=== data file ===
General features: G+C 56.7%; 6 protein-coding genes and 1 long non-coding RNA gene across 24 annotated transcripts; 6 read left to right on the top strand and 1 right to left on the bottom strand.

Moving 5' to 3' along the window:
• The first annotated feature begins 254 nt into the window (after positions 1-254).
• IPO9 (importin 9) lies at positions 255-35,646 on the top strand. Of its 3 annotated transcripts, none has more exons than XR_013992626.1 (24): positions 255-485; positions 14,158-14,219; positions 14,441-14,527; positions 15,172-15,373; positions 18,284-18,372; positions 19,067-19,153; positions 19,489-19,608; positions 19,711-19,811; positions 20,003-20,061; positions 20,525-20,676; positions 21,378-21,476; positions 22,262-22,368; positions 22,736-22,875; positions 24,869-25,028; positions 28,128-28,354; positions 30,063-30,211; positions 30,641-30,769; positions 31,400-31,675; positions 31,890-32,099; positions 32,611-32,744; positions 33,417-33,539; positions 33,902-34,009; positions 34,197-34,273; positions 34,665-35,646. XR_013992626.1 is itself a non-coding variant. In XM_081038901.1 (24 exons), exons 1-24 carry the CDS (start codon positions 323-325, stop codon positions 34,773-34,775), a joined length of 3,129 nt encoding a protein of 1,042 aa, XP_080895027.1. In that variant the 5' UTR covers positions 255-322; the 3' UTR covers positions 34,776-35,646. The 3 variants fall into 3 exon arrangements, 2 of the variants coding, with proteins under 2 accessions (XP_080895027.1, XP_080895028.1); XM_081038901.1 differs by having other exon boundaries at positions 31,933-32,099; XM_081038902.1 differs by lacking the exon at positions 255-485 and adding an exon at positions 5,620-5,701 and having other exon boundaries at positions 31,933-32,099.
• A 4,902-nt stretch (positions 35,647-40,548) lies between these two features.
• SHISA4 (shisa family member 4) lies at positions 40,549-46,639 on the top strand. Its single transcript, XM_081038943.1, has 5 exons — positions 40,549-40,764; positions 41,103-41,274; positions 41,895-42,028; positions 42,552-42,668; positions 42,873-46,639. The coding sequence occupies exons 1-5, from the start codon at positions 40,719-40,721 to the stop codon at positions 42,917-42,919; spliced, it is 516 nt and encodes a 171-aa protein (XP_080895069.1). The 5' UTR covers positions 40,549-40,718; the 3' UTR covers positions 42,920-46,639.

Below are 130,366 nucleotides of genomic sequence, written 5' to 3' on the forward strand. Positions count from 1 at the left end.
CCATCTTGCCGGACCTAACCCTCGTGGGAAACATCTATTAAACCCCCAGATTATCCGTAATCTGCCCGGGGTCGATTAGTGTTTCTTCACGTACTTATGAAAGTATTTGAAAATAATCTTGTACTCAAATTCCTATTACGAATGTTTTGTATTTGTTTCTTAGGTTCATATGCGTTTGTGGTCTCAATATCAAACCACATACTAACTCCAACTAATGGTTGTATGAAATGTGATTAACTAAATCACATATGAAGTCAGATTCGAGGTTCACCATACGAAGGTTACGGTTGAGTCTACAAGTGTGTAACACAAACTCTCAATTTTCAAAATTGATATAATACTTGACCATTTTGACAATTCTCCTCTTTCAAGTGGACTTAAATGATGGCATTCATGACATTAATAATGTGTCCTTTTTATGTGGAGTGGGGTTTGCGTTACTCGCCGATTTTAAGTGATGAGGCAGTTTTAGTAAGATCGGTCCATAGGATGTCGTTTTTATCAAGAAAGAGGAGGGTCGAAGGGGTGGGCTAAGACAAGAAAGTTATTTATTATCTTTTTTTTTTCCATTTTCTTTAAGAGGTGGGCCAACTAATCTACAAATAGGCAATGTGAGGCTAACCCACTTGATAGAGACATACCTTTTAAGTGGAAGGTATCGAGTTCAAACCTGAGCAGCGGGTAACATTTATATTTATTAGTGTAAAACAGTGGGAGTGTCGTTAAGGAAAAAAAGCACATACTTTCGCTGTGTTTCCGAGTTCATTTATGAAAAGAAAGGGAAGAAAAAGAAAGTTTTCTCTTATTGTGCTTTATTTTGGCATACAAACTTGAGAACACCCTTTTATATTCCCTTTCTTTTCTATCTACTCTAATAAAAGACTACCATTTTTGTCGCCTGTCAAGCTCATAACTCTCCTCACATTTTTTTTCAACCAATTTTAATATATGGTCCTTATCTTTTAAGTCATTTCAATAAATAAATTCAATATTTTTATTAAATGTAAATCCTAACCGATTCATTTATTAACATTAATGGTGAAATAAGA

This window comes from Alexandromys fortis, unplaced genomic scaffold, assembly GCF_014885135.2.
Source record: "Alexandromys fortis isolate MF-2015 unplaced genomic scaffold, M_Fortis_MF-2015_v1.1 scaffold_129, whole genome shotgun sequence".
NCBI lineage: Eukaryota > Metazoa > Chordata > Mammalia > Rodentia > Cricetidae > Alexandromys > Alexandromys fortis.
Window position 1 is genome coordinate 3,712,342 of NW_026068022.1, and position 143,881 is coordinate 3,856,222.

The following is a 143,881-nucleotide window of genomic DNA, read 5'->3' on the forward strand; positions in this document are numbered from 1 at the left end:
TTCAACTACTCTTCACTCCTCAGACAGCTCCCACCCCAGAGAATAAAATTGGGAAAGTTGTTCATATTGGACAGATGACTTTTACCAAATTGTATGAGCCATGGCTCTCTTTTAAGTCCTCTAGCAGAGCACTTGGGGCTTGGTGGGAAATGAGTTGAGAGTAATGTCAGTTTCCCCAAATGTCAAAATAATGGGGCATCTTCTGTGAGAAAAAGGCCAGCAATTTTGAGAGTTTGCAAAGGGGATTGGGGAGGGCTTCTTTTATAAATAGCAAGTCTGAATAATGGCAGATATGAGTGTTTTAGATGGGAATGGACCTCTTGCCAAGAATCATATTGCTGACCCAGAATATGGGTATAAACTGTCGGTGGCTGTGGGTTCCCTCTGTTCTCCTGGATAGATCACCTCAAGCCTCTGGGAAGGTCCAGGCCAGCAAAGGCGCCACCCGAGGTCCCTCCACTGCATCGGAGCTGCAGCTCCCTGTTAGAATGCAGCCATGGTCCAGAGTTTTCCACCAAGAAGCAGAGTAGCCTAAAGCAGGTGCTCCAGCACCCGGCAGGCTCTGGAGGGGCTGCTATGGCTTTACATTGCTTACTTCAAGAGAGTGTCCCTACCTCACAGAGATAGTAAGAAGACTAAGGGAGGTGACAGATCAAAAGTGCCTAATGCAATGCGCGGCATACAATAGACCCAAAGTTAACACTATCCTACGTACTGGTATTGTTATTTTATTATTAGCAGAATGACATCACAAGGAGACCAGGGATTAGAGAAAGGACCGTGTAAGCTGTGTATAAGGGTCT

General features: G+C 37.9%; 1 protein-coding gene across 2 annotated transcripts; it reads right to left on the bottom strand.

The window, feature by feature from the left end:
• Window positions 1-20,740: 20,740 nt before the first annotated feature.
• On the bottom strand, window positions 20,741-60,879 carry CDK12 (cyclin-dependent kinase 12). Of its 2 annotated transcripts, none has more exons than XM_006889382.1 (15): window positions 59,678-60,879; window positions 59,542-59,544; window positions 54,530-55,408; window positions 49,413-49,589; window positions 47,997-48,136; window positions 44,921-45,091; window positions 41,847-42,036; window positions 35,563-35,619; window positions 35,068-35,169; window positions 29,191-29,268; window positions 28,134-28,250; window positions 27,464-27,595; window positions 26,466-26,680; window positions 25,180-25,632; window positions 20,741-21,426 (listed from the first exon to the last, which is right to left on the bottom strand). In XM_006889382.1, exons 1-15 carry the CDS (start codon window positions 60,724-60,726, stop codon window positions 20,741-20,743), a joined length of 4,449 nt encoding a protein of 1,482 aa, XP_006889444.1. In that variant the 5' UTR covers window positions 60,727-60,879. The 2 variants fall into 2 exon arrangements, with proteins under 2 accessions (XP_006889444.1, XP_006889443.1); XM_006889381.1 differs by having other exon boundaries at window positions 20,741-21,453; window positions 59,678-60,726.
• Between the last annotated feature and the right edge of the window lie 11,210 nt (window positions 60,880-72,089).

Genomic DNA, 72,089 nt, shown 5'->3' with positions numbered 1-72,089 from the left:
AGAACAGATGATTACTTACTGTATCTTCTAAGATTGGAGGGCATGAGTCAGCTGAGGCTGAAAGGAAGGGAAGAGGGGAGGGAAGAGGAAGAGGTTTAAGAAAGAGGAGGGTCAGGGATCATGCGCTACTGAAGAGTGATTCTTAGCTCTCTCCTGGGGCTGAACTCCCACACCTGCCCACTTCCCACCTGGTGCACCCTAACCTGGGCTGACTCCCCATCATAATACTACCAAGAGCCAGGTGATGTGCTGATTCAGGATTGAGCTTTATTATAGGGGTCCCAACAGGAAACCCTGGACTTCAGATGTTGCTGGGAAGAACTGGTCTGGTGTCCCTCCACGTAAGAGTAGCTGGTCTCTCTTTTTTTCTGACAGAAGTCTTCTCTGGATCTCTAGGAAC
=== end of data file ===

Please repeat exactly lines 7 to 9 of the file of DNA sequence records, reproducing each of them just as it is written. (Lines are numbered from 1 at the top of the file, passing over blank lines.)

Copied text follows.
Below are 130,366 nucleotides of genomic sequence, written 5' to 3' on the forward strand. Positions count from 1 at the left end.
CCATCTTGCCGGACCTAACCCTCGTGGGAAACATCTATTAAACCCCCAGATTATCCGTAATCTGCCCGGGGTCGATTAGTGTTTCTTCACGTACTTATGAAAGTATTTGAAAATAATCTTGTACTCAAATTCCTATTACGAATGTTTTGTATTTGTTTCTTAGGTTCATATGCGTTTGTGGTCTCAATATCAAACCACATACTAACTCCAACTAATGGTTGTATGAAATGTGATTAACTAAATCACATATGAAGTCAGATTCGAGGTTCACCATACGAAGGTTACGGTTGAGTCTACAAGTGTGTAACACAAACTCTCAATTTTCAAAATTGATATAATACTTGACCATTTTGACAATTCTCCTCTTTCAAGTGGACTTAAATGATGGCATTCATGACATTAATAATGTGTCCTTTTTATGTGGAGTGGGGTTTGCGTTACTCGCCGATTTTAAGTGATGAGGCAGTTTTAGTAAGATCGGTCCATAGGATGTCGTTTTTATCAAGAAAGAGGAGGGTCGAAGGGGTGGGCTAAGACAAGAAAGTTATTTATTATCTTTTTTTTTTCCATTTTCTTTAAGAGGTGGGCCAACTAATCTACAAATAGGCAATGTGAGGCTAACCCACTTGATAGAGACATACCTTTTAAGTGGAAGGTATCGAGTTCAAACCTGAGCAGCGGGTAACATTTATATTTATTAGTGTAAAACAGTGGGAGTGTCGTTAAGGAAAAAAAGCACATACTTTCGCTGTGTTTCCGAGTTCATTTATGAAAAGAAAGGGAAGAAAAAGAAAGTTTTCTCTTATTGTGCTTTATTTTGGCATACAAACTTGAGAACACCCTTTTATATTCCCTTTCTTTTCTATCTACTCTAATAAAAGACTACCATTTTTGTCGCCTGTCAAGCTCATAACTCTCCTCACATTTTTTTTCAACCAATTTTAATATATGGTCCTTATCTTTTAAGTCATTTCAATAAATAAATTCAATATTTTTATTAAATGTAAATCCTAACCGATTCATTTATTAACATTAATGGTGAAATAAGA

This window comes from Alexandromys fortis, unplaced genomic scaffold, assembly GCF_014885135.2.